Why Is Boots Website So Slow? Here Are The Reasons

Boots is a Brish retailer of health and beauty products. They also own a chain of pharmacies in the UK, Ireland, Norway, Italy, and the Netherlands

A speed report from Lighthouse paints a rather grim picture and scores Boots website 14 seconds on the speed index (SI), and 30 on Performance.

There are many reasons why the Boots website is so slow. This includes:

  • Bloated JavaScript files
  • Unused CSS files
  • Unnecessarily large image files
  • Old Image formats
  • Large DOM size

Let’s look at each of these reasons and identify potential ways that Boots can make their website load faster.

But before we do that, a quick word about our website - we are a free email alert service that sends out notification any time your website is loading very slowly (often due to heavy traffic, or poor scripts). If you have a website, consider setting up an alert so that you can fix issues before they become major. 

Bloated JavaScript files

Boots uses a lot of JavaScript to run the website. However, loading them all from one source could slow up the performance of the website. Boots can avoid this by splitting the code into smaller files. This way, you only load files that are necessary.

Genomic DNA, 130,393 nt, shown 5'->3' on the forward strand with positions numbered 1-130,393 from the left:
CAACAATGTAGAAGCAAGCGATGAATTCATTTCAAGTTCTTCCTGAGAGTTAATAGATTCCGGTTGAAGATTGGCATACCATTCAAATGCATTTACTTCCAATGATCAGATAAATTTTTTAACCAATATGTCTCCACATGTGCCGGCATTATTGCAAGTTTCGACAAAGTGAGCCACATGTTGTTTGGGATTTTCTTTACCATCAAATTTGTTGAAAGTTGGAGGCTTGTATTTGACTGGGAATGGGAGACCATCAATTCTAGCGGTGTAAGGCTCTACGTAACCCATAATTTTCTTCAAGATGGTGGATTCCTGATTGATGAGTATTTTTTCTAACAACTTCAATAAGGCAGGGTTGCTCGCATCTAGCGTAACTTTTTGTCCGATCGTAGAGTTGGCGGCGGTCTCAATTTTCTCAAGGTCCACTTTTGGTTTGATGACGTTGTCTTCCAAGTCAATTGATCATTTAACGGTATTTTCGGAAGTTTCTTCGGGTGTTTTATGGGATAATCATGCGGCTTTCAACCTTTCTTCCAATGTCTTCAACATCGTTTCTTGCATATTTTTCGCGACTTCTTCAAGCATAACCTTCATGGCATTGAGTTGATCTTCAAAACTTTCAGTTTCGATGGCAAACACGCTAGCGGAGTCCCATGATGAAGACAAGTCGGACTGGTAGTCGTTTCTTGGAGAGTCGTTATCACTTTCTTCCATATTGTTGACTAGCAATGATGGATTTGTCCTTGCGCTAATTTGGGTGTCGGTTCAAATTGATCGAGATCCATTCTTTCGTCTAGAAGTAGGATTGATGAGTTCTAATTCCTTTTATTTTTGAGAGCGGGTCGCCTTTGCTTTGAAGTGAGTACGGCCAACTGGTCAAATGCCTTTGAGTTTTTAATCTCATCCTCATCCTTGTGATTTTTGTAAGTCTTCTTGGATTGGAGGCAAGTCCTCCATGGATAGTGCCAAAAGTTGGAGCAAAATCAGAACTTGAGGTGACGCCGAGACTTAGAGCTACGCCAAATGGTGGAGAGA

The Boots website can be as much as 3.45 seconds faster by adopting this technique.

Unused CSS files

Boots uses CSS files to load the styling elements for the website. However, this file contains a lot of unused scripts that can be slowing down page loading by as much as 0.45 seconds. Code splitting may help avoid this issue.

Unnecessarily large image files

Another common problem that users face – especially when they access the website while on the move – is having to load unnecessarily large image files that are not optimized for the mobile phone. Not everyone has access to WiFi at all times. Loading oversized product images is unnecessary.

According to the Lighthouse estimate, Boots website homepage can load 1.48 seconds faster if it made all the images more cellular-data-friendly.

Old Image formats

The Boots website uses a lot of JPG and PNG files that are considered outdated and heavy for modern web use. Replacing them with WebP and AVIF files can save as much as 1.83 seconds from the page loading time.

Large DOM size

The Boots website takes close to 22 seconds to evaluate all the scripts, parse them, compile, and render them. This can be minimized by minimizing the main-thread work.

They may also look at reducing the number of nodes in the DOM. In simpler terms, you need to make sure that the main HTML code is smaller and has fewer nodes. I have explained this in greater detail in this article about DOMContentLoaded.

Ineffective Caching Policy

A website like Boots is made of several components, including a lot of images, and other media files. Caching, or storing these components in your local computer, enables your browser to load the website much faster when you come back a second or third time.

With Boots, however, the cache for most media files clear is deleted every 20 minutes. This means that the website is loaded completely from scratch any time you visit after 20 minutes. Enabling a longer cache period could make loading pages faster and more user-friendly.

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